Wednesday, July 24, 2013

The Power of Talking To Your Baby

The Importance of Language

The Policy Debate:

science of early childhood development and education starts at birth
A spoonful of song
helps the brain to develop!
By age 3, a child from welfare will have heard over ten million fewer words in his home environment than a child from a professional family (based on 12 hours a day). 

I'd like to emphasize that, in my view, economic status in not so important per se to determine the vocabulary the child will have, but the vocabulary of the parents themselves. So the point is not whether the afluent parents talk more to their children, but that when they talk, they tend to do so with a richer vocabulary.


Many grassroots programs have been created to reach parents in hopes of helping children get the language exposure they need to succeed. Here are just a few I have come across:
  • Reach Out and Read
  • Born to Read
  • Beginning With Books
  • Words Work
  • Nurse Family Partnership
  • Ounce of Prevention ('Ounce')
  • Creating Family Conversation
Many of these initiatives like the Providence Talks program (Creating Family Conversation) are directed at connecting with first time parents right out the hospital, perhaps even before the birth of their first child. The key to early learning is a child's exposure to language spoken by parents and caretakers from birth to age three, the more the better. 

The following excerpt from the full article, The Achievement gap, is an excellent summary of my feelings: 

"So how to get it right from the start? The crux of home visiting work is relationship building with a mother and, by extension, an entire family. To begin to alleviate poverty's devastating effects on a child's development, the thinking goes, a family needs a positive frame of reference for relationships. Provide a young mother whose life may be filled with chaos and drama with the opportunity to be heard and valued. Arm her with the information she needs to speak up in institutional settings, whether a hospital delivery room or a kindergarten class, and in personal relationships. Show her how to develop a baby's vocabulary through reading, singing and stimulating conversation--starting in utero. Guide her to nurture her child and herself.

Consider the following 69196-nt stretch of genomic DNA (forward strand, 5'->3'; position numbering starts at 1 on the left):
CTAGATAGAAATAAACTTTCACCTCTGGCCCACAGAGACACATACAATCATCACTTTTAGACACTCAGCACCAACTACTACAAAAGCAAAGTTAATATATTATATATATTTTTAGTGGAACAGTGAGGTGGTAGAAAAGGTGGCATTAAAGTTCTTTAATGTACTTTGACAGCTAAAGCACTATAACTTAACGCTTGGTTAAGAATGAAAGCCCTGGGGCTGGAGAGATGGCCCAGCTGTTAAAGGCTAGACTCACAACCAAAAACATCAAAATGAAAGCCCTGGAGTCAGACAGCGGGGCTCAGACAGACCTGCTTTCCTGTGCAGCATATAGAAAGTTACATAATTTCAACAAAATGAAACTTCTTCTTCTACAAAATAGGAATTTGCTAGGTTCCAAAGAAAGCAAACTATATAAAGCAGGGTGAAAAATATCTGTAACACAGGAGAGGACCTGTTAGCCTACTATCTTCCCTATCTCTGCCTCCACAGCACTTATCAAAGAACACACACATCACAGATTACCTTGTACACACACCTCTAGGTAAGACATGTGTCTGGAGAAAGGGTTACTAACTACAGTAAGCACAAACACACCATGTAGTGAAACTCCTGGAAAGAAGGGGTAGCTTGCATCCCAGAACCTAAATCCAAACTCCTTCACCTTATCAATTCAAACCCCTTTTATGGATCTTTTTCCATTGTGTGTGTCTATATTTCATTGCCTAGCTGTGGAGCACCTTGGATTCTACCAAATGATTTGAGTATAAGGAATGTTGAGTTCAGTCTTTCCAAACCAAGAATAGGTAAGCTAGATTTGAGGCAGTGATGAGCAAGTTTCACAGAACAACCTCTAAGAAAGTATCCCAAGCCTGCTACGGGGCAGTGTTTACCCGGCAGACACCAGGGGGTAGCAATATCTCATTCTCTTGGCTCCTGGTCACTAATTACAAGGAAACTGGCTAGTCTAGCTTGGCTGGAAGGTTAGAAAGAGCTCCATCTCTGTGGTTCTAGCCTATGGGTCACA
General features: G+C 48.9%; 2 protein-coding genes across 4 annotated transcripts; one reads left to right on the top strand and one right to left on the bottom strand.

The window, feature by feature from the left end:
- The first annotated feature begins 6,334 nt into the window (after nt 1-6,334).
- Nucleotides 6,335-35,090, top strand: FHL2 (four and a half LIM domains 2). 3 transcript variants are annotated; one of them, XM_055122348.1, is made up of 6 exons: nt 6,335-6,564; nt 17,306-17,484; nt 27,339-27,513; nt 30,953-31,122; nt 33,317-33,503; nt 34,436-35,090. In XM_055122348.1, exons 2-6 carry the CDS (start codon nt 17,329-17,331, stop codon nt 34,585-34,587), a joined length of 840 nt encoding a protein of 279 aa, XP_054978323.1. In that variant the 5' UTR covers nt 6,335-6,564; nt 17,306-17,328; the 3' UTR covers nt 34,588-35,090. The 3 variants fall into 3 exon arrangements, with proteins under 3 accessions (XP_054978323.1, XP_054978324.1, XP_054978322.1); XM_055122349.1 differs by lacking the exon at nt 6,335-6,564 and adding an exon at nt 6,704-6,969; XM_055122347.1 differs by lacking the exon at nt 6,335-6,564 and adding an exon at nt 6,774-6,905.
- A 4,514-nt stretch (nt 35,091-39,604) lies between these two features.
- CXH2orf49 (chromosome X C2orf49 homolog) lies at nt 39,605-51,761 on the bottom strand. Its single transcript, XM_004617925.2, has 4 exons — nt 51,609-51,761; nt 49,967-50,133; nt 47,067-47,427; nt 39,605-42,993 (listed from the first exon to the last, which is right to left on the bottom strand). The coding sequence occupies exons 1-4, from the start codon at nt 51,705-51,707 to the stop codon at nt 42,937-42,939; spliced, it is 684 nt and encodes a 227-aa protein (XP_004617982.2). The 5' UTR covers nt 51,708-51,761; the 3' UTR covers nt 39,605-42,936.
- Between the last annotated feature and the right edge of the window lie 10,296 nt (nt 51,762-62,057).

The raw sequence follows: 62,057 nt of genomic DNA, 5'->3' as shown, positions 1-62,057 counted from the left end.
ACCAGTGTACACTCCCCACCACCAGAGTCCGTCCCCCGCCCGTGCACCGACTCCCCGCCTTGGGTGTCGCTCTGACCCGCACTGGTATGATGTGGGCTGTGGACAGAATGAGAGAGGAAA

The result, if the strategy is successful, is that mothers in underserved communities are empowered to advocate for themselves and their children--and children grow up in more grounded, affectionate, engaging environments. Compare the school involvement of low-income parents versus affluent ones, and the differences lie in confidence levels and institutional knowledge. Look at children's academic performance and life outcomes in general, and the emotional stability and cognitive stimulation they get at home are undeniably enormous factors."

Non-profit organizations, Like "Ounce" are beginning to receive the funding necessary to support home visitation programs, that make a difference for families - one child at a time. Bravo!

Inspirational Ted Talk (only ten minutes of your life!)

Dr. Patricia Kuhl, co-director for the Institute 
for Learning & Brain Sciences, 
is one of the most important professional                                   
advocates of early childhood development
and education. She is my neighbor, based
in Seattle at the University of Washington, 
and her work is ground breaking.

Please take the time, when you can, and watch her TED talk  on the babies incredible ability for language before age one. 

Cheerfully and curiously, Papa Green Bean 
"Sharing simple insights" for first time parents and educators
Papa Green Bean's new advocacy cards
Created by Papa & Anna Green